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On 11/25/2015 5:54 AM, Ed Pawlowski wrote:

Glass also finds use in roadways (surfaces).
There are also "extraction" costs for some items.
You can get a couple of dollars per pound for motherboards -- there are lots of precious metals there but it takes effort to reclaim them. OTOH, it also takes effort to extract them from the Earth and transport them across the globe.
The (ever crapier quality) "tin" cases for PC's are a penny a pound. No value for plastics (here). Paper (books, etc.) are recycled (here) by a firm that turns them into TP. Batteries are recycled to reclaim the lead plates.
Recycling really only works when labor costs are (essentially) zero.
As a kid, our small town started recycling newspaper, glass and aluminum (cans, foil, etc.). An unmanned facility was set up in the center of town so it was "on the way to everywhere" -- the most trivial amount of "planning" and you'd never need to make a "special trip" (except down the length of the driveway to the facility).
Most larger businesses, here, purchase balers to package their cardboard box "discards" and sell the endless supply of cardboard to recyclers.
[Of course, as with other commodities, the prices/values vary so it's risky to make big investment decisions regarding them]

Yup. The same truck that never is used to really *haul* anything anywhere! But, makes 'em feel good that they paid full price for half a car... :-/
Americans tend to get a hard-on about recycling. As if they are "making a difference"; as if the act itself justifies their other wasteful actions.
Reuse is the ultimate form of recycling -- don't discard it in the first place! But, folks ALWAYS want to "upgrade" for whatever reason.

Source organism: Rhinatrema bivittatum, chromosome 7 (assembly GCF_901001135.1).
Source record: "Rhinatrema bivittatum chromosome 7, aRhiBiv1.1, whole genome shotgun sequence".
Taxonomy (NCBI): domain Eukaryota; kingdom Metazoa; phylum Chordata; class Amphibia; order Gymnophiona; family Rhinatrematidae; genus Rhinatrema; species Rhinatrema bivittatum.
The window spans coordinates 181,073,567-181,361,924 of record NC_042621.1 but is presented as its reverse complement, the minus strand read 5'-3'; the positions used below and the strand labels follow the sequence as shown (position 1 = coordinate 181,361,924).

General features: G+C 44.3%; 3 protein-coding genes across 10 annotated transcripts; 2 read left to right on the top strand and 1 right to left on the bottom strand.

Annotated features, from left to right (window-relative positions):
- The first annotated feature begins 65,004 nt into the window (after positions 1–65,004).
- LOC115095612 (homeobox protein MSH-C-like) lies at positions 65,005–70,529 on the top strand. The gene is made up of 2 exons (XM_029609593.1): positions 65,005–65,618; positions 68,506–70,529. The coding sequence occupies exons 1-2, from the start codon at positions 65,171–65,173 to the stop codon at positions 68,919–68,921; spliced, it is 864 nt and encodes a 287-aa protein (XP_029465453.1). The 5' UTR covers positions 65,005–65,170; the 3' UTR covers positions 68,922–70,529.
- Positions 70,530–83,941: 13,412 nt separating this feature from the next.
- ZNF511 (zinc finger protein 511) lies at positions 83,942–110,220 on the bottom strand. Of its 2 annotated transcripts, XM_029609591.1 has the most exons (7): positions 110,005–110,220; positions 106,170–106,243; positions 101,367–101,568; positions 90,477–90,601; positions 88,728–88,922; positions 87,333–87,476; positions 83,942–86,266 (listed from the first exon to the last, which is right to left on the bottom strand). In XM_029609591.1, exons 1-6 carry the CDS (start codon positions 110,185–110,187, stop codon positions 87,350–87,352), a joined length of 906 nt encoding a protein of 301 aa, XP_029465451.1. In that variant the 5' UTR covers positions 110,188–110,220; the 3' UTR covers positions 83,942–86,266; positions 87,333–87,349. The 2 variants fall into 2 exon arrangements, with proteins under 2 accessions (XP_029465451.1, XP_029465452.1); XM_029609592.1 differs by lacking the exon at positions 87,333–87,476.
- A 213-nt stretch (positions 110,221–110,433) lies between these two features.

I volunteered at a facility that accepted "donated items" and tried to repurpose/reuse/recycle them. Both to keep them out of the landfills (our municipal drinking water is well sourced) and to "recirculate" them to folks who otherwise "didn't have" (e.g., we would restore thousands of PC's annually and deliver them to needy families, school districts, etc. -- instead of handing them over to the materials recyclers for ~$5).
It is depressing how much stuff Americans (speaking only for the folks that dropped off stuff at our facility -- to the tune of 20K pounds/week!) discard because they've grown tired of it or some reason (though it still *works*!)
Ah, but they can feel like they're "making a difference" by dropping it off instead of throwing it away! :-/
<shrug>
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That is the problem. Unless you are very close to the actual plant that reuses the plastic, glass or paper, new is cheaper, with a lower environmental cost. Most plastic is a byproduct of petroleum fuel, paper is a farmed product and glass is just sand. The best use I have seen of the former 2 is burning them in a waste to energy incinerator because we are pretty far away from any plants that do anything more useful with this trash. In the case of the plastics it is 1000 miles.
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On 11/25/2015 11:33 AM, snipped-for-privacy@aol.com wrote:

I'm in favor of trash to energy. Typical pound of plastic contains 18,000 BTU of energy and it is possible to burn stuff cleanly. The ash takes much less landfill space too.